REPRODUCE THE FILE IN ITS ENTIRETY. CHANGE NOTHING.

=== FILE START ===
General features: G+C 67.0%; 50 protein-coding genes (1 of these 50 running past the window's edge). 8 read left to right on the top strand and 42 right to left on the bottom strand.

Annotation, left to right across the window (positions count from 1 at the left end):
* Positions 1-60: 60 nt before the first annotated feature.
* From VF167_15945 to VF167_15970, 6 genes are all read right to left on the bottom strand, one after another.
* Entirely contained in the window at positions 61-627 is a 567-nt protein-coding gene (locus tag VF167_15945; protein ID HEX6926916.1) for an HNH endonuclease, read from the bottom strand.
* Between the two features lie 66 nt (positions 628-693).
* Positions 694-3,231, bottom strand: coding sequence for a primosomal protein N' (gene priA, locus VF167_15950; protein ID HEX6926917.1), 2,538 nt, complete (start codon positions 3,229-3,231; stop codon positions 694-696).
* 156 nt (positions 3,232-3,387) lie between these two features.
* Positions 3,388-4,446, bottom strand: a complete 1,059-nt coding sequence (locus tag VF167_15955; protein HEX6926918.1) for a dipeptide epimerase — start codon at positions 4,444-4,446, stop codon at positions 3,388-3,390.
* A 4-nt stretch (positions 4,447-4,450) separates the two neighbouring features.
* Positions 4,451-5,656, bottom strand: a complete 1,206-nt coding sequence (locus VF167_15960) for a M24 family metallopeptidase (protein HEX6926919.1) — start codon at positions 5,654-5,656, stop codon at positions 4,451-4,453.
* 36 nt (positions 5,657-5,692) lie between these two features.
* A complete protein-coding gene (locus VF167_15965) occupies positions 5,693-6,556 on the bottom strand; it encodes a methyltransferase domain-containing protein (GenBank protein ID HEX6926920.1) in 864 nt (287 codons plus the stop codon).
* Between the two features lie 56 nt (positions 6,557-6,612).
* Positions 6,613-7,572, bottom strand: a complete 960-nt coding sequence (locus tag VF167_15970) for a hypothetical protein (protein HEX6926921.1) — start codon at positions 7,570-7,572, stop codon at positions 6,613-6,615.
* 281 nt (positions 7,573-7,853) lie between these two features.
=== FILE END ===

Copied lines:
General features: G+C 67.0%; 50 protein-coding genes (1 of these 50 running past the window's edge). 8 read left to right on the top strand and 42 right to left on the bottom strand.

Annotation, left to right across the window (positions count from 1 at the left end):
* Positions 1-60: 60 nt before the first annotated feature.
* From VF167_15945 to VF167_15970, 6 genes are all read right to left on the bottom strand, one after another.
* Entirely contained in the window at positions 61-627 is a 567-nt protein-coding gene (locus tag VF167_15945; protein ID HEX6926916.1) for an HNH endonuclease, read from the bottom strand.
* Between the two features lie 66 nt (positions 628-693).
* Positions 694-3,231, bottom strand: coding sequence for a primosomal protein N' (gene priA, locus VF167_15950; protein ID HEX6926917.1), 2,538 nt, complete (start codon positions 3,229-3,231; stop codon positions 694-696).
* 156 nt (positions 3,232-3,387) lie between these two features.
* Positions 3,388-4,446, bottom strand: a complete 1,059-nt coding sequence (locus tag VF167_15955; protein HEX6926918.1) for a dipeptide epimerase — start codon at positions 4,444-4,446, stop codon at positions 3,388-3,390.
* A 4-nt stretch (positions 4,447-4,450) separates the two neighbouring features.
* Positions 4,451-5,656, bottom strand: a complete 1,206-nt coding sequence (locus VF167_15960) for a M24 family metallopeptidase (protein HEX6926919.1) — start codon at positions 5,654-5,656, stop codon at positions 4,451-4,453.
* 36 nt (positions 5,657-5,692) lie between these two features.
* A complete protein-coding gene (locus VF167_15965) occupies positions 5,693-6,556 on the bottom strand; it encodes a methyltransferase domain-containing protein (GenBank protein ID HEX6926920.1) in 864 nt (287 codons plus the stop codon).
* Between the two features lie 56 nt (positions 6,557-6,612).
* Positions 6,613-7,572, bottom strand: a complete 960-nt coding sequence (locus tag VF167_15970) for a hypothetical protein (protein HEX6926921.1) — start codon at positions 7,570-7,572, stop codon at positions 6,613-6,615.
* 281 nt (positions 7,573-7,853) lie between these two features.